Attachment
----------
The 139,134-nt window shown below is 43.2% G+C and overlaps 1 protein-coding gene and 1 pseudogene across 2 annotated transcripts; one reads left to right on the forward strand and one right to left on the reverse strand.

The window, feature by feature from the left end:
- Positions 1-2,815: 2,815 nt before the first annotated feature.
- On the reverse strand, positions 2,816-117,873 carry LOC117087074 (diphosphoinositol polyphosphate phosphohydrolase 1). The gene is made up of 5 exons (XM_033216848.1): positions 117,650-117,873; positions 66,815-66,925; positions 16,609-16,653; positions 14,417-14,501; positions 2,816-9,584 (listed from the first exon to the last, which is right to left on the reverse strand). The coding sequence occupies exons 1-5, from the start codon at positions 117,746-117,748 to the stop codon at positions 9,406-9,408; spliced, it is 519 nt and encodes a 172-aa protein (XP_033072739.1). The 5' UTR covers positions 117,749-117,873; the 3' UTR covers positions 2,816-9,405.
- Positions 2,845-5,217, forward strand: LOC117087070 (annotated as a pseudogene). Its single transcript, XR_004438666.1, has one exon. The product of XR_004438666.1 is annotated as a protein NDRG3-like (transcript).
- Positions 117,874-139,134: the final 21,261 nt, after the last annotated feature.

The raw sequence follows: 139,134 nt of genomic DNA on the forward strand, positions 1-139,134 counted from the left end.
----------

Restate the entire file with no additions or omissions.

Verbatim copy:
The 139,134-nt window shown below is 43.2% G+C and overlaps 1 protein-coding gene and 1 pseudogene across 2 annotated transcripts; one reads left to right on the forward strand and one right to left on the reverse strand.

The window, feature by feature from the left end:
- Positions 1-2,815: 2,815 nt before the first annotated feature.
- On the reverse strand, positions 2,816-117,873 carry LOC117087074 (diphosphoinositol polyphosphate phosphohydrolase 1). The gene is made up of 5 exons (XM_033216848.1): positions 117,650-117,873; positions 66,815-66,925; positions 16,609-16,653; positions 14,417-14,501; positions 2,816-9,584 (listed from the first exon to the last, which is right to left on the reverse strand). The coding sequence occupies exons 1-5, from the start codon at positions 117,746-117,748 to the stop codon at positions 9,406-9,408; spliced, it is 519 nt and encodes a 172-aa protein (XP_033072739.1). The 5' UTR covers positions 117,749-117,873; the 3' UTR covers positions 2,816-9,405.
- Positions 2,845-5,217, forward strand: LOC117087070 (annotated as a pseudogene). Its single transcript, XR_004438666.1, has one exon. The product of XR_004438666.1 is annotated as a protein NDRG3-like (transcript).
- Positions 117,874-139,134: the final 21,261 nt, after the last annotated feature.

The raw sequence follows: 139,134 nt of genomic DNA on the forward strand, positions 1-139,134 counted from the left end.